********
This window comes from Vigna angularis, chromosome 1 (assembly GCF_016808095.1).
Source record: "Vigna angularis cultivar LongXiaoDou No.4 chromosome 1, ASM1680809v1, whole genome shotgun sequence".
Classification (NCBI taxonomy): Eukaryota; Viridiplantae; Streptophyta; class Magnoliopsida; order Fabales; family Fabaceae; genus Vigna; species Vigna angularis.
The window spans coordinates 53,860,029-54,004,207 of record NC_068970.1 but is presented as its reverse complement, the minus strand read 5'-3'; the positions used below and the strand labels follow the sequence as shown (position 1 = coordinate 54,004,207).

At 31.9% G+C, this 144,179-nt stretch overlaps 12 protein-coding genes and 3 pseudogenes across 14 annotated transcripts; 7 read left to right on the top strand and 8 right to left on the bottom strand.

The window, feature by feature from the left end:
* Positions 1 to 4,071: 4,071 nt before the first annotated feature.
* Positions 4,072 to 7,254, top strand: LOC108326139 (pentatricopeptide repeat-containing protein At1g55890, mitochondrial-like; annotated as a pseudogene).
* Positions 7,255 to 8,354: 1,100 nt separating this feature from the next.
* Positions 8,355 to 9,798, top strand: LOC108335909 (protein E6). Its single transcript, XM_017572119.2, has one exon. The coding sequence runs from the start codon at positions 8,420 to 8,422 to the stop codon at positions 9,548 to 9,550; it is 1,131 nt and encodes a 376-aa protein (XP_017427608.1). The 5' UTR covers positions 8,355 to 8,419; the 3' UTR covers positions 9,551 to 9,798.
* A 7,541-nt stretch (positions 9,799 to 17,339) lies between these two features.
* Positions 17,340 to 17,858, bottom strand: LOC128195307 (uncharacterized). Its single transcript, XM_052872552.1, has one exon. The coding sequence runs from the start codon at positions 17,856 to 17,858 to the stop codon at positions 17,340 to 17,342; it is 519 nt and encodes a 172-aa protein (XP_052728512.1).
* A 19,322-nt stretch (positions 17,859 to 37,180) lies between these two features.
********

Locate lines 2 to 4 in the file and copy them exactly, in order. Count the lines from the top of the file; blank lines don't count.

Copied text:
Source record: "Vigna angularis cultivar LongXiaoDou No.4 chromosome 1, ASM1680809v1, whole genome shotgun sequence".
Classification (NCBI taxonomy): Eukaryota; Viridiplantae; Streptophyta; class Magnoliopsida; order Fabales; family Fabaceae; genus Vigna; species Vigna angularis.
The window spans coordinates 53,860,029-54,004,207 of record NC_068970.1 but is presented as its reverse complement, the minus strand read 5'-3'; the positions used below and the strand labels follow the sequence as shown (position 1 = coordinate 54,004,207).